Survival benefit of early androgen receptor inhibitor therapy in locally advanced prostate cancer: long-term follow-up of the SPCG-6 study

Eur J Cancer. 2015 Jul;51(10):1283-92. doi: 10.1016/j.ejca.2015.03.021. Epub 2015 Apr 16.


Background: The optimal timing of endocrine therapy in non-metastatic prostate cancer (PCa) is still an issue of debate.

Methods: A randomised, double-blind, parallel-group trial comparing bicalutamide 150mg once daily with placebo in addition to standard care in patients with hormone-naïve, non-metastatic PCa. Kaplan-Meier analysis was used to estimate overall survival (OS) and multivariate Cox proportional hazard model was performed to analyse time-to-event (death).

Findings: A total of 1218 patients were included into the Scandinavian Prostate Cancer Group (SPCG)-6 study of which 607 were randomised to receive bicalutamide in addition to their standard care and 611 to receive placebo. Median follow-up was 14.6years. Overall, 866 (71.1%) patients died, 428 (70.5%) in the bicalutamide arm and 438 (71.7%) in the placebo arm, p=0.87. Bicalutamide significantly improved OS in patient with locally advanced disease (hazard ratios (HR)=0.77 (95% confidence interval (CI): 0.63-0.94, p=0.01), regardless of baseline prostate-specific antigen (PSA), with a survival benefit which was apparent throughout the study period. In contrast, survival favoured randomisation to the placebo arm in patients with localised disease (HR=1.19 (95% CI: 1.00-1.43), p=0.056). However, a survival gain from bicalutamide therapy was present in patients with localised disease and a baseline PSA greater than 28ng/mL at randomisation. In multivariate Cox proportional hazard model, only including patients managed on watchful waiting as their standard of care (n=991) OS depended on age, World Health Organisation (WHO) grade, baseline PSA, clinical stage and randomised treatment.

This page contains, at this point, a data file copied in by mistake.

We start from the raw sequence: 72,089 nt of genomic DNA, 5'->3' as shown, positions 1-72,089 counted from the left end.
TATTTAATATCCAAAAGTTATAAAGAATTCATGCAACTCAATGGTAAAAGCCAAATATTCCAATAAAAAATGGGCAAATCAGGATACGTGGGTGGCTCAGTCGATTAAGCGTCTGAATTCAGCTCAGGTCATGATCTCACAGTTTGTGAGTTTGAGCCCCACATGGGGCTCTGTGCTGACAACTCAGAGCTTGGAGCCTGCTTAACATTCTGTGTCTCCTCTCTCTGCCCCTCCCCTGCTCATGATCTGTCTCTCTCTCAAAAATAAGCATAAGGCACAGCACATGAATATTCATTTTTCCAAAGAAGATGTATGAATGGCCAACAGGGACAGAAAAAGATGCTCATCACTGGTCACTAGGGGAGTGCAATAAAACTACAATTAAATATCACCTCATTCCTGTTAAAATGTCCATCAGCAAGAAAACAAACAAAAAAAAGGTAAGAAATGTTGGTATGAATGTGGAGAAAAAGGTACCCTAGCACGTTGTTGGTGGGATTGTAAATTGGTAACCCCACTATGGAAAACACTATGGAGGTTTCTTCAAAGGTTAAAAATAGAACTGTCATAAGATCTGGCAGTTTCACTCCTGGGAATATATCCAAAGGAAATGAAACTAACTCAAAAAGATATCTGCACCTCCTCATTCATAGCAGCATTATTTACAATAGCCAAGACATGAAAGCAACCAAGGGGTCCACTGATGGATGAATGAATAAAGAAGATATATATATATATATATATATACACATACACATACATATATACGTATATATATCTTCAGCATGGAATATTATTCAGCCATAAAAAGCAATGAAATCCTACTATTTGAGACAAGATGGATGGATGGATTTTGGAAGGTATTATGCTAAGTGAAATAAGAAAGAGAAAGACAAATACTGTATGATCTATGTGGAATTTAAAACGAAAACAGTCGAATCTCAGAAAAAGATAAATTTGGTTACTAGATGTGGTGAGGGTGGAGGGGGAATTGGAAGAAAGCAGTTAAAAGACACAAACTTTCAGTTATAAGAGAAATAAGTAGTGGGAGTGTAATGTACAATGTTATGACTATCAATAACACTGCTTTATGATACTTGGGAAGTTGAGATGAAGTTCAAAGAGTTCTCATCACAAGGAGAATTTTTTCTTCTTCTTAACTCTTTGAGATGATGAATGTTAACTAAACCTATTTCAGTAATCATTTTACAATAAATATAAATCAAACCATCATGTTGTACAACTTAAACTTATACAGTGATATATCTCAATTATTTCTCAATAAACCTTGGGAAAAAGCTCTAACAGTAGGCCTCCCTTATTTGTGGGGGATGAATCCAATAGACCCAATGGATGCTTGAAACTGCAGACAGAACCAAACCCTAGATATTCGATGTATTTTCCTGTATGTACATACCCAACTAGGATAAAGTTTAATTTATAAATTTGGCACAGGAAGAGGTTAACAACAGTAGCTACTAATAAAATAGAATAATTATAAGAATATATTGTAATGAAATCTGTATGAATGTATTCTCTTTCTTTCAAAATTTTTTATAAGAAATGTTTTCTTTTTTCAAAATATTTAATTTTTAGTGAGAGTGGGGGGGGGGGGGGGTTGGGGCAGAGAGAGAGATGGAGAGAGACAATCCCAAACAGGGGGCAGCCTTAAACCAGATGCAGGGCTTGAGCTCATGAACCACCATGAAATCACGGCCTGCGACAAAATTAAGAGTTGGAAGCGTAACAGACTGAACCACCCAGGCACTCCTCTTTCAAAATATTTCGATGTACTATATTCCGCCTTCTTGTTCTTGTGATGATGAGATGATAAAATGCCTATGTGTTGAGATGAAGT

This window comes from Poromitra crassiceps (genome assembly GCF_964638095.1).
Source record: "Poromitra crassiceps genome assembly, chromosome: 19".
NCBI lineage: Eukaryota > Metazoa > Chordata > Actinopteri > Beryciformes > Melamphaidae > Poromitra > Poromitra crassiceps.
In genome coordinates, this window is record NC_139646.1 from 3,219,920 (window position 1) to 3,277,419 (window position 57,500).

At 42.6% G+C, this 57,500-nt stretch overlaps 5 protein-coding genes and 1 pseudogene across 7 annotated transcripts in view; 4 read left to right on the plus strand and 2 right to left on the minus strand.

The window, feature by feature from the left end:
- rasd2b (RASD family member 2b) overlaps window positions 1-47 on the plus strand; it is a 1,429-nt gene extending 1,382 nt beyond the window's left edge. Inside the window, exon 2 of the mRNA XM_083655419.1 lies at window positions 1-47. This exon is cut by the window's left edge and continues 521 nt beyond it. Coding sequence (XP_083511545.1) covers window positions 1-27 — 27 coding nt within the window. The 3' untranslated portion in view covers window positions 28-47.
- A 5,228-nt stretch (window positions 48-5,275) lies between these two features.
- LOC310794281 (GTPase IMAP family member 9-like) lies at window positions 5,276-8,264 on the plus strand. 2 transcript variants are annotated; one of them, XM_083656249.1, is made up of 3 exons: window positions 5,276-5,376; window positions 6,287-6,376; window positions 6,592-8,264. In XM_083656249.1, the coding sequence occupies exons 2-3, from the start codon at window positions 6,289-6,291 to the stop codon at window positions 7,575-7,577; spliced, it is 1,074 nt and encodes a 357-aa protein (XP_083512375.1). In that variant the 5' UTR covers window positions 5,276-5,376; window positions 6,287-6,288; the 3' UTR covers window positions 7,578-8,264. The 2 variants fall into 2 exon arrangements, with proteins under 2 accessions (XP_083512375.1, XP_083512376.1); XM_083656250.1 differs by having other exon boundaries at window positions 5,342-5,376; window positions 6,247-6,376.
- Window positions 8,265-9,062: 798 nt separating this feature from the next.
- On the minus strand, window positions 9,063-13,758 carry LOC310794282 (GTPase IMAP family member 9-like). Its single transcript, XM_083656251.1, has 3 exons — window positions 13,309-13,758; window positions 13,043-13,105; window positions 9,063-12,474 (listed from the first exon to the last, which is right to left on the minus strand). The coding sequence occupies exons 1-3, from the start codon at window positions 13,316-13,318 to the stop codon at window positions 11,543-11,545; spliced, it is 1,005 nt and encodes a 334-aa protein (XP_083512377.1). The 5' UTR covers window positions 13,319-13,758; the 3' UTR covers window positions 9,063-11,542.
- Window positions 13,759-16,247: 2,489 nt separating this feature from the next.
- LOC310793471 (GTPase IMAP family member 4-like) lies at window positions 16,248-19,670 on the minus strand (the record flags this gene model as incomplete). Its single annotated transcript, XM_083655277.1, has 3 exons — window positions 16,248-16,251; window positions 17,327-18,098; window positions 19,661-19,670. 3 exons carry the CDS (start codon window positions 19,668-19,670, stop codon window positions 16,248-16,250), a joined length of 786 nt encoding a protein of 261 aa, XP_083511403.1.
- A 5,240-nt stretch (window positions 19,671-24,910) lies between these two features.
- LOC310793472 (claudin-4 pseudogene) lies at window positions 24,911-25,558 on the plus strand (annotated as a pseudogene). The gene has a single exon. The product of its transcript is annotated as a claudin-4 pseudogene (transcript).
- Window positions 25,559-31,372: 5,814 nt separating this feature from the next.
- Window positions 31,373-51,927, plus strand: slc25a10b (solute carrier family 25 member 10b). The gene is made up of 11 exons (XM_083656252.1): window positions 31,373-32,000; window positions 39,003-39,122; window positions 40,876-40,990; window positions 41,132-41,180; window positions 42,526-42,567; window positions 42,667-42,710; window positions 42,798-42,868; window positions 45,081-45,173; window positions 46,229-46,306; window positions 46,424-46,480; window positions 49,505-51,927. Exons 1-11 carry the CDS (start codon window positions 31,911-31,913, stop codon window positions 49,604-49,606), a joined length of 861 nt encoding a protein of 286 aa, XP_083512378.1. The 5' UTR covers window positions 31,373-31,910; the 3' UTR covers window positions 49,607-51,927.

Interpretation: Throughout the 14.6year follow-up period the addition of early bicalutamide to standard of care resulted in a significant OS benefit in patients with locally advanced PCa. In contrast, patients with localised PCa and low PSA derived no survival benefit from early bicalutamide. The optimal timing for initiating bicalutamide in non-metastatic PCa patients is dependent on disease stage and baseline PSA.

Keywords: Antiandrogen; Bicalutamide; Localised; Locally advanced; Prostate cancer; Survival.

Publication types

  • Multicenter Study
  • Randomized Controlled Trial
  • Research Support, Non-U.S. Gov't

MeSH terms

  • Aged
  • Aged, 80 and over
  • Androgen Receptor Antagonists / therapeutic use*
  • Anilides / therapeutic use
  • Disease Progression
  • Disease-Free Survival
  • Double-Blind Method
  • Follow-Up Studies
  • Humans
  • Kaplan-Meier Estimate
  • Male
  • Middle Aged
  • Nitriles / therapeutic use
  • Prostatic Neoplasms / drug therapy*
  • Prostatic Neoplasms / pathology
  • Survival Analysis
  • Survival Rate
  • Tosyl Compounds / therapeutic use


  • Androgen Receptor Antagonists
  • Anilides
  • Nitriles
  • Tosyl Compounds
  • bicalutamide